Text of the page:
TERRY, MONTANA – The word “passionate” is the one word comes to mind immediately upon first meeting documentary filmmaker Ann McElhinney. She shared her current passion explaining hydraulic fracturing or shale oil and gas by showing a sneak peak of her film “FrackNation” to a crowd of over 50 people.
The event was held Thursday night, April 12th at the MidRivers community meeting room in Glendive, MT, which was hosted by “The Eastern Montana Patriots Organization” (TEMPO) and sponsored by the “Montana Policy Institute” (MPI).
Carl Graham, who is the CEO of MPI and made the introduction of Ann McElhinney, said she was asked to speak to the mostly Eastern Montana audience in attendance to raise awareness about hydraulic fracturing and its consequences.
“Competing documentaries are made from different viewpoints,” is how Ann McElhinney describes the film she and her husband are in the middle of making. “FrackNation”will be about the oil industry’s safe practices of hydraulic fracturing known as fracking.
It will also respond to “Gasland,” a film made by Josh Fox, which raised concerns about the safety of hydraulic fracturing. It shows the purported affects in areas of our country where methane is released along with the drinking water with hydraulic fracking. This affect of nature has been occurring in the area of the Marcellus Shale formation in Pennsylvania for the last 400 years.The Glendive presentation was her only stop in Montana after she toured the area around the Bakken and Three Forks oil shale developments. She has already given presentations in Minot and Bismarck, ND before heading home for Hollywood and back with her husband Phelim Mcaleer, who is the co-producer of their latest documentary.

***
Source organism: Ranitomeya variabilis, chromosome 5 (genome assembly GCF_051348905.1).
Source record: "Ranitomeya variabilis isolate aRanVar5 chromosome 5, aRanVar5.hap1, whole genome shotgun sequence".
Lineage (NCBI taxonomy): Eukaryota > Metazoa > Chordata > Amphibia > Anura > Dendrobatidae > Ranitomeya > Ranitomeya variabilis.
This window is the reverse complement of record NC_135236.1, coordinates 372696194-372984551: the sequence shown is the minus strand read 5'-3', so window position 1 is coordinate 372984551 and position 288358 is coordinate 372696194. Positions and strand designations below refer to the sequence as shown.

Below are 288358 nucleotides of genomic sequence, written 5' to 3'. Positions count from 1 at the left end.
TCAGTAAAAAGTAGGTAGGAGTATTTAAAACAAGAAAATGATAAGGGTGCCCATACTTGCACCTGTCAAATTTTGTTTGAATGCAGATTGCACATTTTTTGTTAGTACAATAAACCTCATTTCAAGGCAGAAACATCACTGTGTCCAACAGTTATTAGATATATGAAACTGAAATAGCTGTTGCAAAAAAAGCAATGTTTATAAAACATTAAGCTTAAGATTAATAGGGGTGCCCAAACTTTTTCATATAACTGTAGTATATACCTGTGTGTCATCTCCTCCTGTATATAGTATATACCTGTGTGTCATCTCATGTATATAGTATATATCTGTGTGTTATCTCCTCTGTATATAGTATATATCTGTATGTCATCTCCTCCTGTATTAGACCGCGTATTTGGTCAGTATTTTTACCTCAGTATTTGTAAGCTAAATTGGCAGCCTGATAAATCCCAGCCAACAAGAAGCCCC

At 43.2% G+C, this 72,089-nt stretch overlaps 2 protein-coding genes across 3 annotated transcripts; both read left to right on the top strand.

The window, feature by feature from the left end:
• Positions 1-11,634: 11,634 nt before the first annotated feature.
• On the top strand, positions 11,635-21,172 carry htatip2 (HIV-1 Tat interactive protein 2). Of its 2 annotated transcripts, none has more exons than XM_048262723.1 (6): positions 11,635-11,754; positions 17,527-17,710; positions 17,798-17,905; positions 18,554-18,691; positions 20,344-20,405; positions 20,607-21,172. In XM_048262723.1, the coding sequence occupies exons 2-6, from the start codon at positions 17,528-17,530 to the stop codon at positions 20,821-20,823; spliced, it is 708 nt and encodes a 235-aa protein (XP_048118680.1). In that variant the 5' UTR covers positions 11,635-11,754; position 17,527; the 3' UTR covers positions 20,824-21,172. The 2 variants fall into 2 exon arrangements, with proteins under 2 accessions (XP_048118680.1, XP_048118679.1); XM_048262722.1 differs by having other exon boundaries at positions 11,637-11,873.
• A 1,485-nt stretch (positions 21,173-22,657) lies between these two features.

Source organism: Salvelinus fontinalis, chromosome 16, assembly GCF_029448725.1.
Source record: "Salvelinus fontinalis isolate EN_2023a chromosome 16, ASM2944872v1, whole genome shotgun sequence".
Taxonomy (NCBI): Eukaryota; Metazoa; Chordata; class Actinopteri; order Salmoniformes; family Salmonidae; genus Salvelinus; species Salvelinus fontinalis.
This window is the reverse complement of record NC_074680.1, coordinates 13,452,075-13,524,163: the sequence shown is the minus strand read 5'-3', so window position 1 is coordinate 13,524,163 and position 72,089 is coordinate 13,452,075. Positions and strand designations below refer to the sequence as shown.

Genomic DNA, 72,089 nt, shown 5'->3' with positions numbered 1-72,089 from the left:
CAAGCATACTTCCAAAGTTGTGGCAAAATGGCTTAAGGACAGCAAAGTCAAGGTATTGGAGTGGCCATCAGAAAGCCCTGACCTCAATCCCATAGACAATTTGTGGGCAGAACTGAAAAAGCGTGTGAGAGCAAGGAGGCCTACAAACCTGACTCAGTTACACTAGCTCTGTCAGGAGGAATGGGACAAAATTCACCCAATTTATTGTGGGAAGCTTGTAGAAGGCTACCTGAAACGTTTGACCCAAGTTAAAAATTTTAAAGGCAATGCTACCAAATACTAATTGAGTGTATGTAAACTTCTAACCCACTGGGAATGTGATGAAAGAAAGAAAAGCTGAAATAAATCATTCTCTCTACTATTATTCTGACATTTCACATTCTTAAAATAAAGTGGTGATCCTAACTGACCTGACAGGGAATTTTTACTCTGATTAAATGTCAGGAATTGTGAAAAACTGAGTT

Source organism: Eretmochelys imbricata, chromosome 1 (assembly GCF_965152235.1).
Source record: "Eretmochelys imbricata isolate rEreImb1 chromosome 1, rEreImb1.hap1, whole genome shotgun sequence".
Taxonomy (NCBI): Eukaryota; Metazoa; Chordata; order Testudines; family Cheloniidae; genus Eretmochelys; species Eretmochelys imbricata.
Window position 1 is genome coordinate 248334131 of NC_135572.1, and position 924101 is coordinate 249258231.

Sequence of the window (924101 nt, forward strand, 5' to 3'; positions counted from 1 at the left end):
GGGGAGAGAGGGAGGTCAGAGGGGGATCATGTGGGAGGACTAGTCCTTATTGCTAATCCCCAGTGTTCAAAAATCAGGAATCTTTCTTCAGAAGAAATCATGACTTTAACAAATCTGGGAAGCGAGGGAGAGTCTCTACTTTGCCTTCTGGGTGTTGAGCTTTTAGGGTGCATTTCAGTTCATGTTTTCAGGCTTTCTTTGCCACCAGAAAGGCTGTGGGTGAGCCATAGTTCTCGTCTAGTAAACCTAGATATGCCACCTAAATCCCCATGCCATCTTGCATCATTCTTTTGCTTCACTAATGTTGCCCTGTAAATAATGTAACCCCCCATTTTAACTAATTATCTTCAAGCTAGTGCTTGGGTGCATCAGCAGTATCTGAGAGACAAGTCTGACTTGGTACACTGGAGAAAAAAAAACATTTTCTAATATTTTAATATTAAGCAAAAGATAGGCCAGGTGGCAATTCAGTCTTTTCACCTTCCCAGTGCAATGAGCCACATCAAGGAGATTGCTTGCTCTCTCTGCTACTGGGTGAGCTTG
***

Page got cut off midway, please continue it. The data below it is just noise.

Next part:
“Towns like Glendive, Baker, Circle and Terry are going to have their growing pains, but I don’t think anyone wants the oil production to go away”. Most of the people she met on her tour have given her great encouragement to go through with her project in order to straighten out the misinformation being published by the environmentalist groups who are against any kind of fossil fuel production.
McElhinney pointed out major discrepancies featured in “Gasland”. She told her very attentive Glendive crowd how the water in Dimock, PA has been flammable for hundreds of years. Controversy has been brewing between the eleven families suing the oil companies and the other 1500 families not willing to join the class action lawsuit and the negative publicity brought on by all the media attention from the GasLand film.
McElhinney also commented about the United States Environmental Protection Agency (EPA) ruling frequently against hydraulic fracturing and just reversed its decisions in Pavillion, WY, Fort Worth, TX, and Dimock, PA. The anti-fracking ruling and threat or huge potential fines are costing the oil and gas exploration millions of dollars in legal costs.
McElhinney and her husband produced several other documentaries debunking environmentalists’ cases against different issues, such as mining in Romania.
She sought out the Sierra Club, GreenPeace and the National Wildlife Association for special skepticism in their well funded attempts to halt all oil drilling anywhere to make the US no longer dependent on fossil fuels. Her question to them is: “If not fossil fuels, then what do we use for our daily energy consumption?”